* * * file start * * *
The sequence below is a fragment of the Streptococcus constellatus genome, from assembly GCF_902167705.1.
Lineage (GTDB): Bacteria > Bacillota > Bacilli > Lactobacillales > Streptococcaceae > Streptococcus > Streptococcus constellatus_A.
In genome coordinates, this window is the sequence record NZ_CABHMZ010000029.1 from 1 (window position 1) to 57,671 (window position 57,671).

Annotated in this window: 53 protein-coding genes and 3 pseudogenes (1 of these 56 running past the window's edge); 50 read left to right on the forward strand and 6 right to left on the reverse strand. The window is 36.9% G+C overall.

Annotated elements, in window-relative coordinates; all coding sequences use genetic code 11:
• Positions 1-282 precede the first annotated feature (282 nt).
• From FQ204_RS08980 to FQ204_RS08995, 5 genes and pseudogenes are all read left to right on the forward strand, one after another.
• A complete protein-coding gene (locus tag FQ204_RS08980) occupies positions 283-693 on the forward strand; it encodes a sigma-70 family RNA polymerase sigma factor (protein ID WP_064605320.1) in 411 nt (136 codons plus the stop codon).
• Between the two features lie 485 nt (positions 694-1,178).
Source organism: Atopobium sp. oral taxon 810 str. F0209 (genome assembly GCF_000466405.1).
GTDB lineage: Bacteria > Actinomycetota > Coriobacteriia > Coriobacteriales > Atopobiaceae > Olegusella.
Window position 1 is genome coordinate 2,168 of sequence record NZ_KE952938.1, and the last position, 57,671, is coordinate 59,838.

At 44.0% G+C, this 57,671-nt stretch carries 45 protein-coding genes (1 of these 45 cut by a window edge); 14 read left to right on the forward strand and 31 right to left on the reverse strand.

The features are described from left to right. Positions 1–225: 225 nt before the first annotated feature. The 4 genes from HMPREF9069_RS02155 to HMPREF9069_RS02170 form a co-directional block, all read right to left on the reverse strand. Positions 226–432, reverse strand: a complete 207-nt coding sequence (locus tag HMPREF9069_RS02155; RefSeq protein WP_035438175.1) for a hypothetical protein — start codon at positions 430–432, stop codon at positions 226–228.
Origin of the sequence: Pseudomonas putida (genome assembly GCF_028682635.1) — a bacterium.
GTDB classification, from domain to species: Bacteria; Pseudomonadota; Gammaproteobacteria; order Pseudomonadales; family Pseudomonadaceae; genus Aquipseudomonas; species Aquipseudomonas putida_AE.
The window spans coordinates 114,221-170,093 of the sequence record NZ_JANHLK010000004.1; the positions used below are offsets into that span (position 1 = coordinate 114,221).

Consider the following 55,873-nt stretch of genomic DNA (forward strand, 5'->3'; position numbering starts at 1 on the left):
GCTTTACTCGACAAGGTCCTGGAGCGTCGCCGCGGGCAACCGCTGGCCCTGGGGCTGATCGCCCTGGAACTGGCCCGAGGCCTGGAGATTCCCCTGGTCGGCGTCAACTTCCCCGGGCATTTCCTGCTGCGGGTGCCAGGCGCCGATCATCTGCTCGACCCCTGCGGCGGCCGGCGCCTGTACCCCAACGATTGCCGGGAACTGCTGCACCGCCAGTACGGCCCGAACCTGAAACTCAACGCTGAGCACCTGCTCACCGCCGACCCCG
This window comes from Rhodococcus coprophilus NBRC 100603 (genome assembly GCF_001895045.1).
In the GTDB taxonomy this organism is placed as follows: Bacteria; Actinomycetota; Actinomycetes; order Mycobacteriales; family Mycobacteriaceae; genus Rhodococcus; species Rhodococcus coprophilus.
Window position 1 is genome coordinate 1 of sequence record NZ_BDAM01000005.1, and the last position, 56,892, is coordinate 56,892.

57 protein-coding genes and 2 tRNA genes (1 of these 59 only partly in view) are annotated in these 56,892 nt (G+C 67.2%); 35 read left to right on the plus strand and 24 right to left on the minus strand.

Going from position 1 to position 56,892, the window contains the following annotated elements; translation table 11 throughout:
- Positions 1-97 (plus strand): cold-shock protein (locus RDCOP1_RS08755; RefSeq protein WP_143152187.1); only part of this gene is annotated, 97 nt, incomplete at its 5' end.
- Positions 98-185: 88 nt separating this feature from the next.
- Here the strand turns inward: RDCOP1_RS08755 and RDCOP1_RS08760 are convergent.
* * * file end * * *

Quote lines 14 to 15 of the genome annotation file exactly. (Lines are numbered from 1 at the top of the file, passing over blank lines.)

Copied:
The features are described from left to right. Positions 1–225: 225 nt before the first annotated feature. The 4 genes from HMPREF9069_RS02155 to HMPREF9069_RS02170 form a co-directional block, all read right to left on the reverse strand. Positions 226–432, reverse strand: a complete 207-nt coding sequence (locus tag HMPREF9069_RS02155; RefSeq protein WP_035438175.1) for a hypothetical protein — start codon at positions 430–432, stop codon at positions 226–228.
Origin of the sequence: Pseudomonas putida (genome assembly GCF_028682635.1) — a bacterium.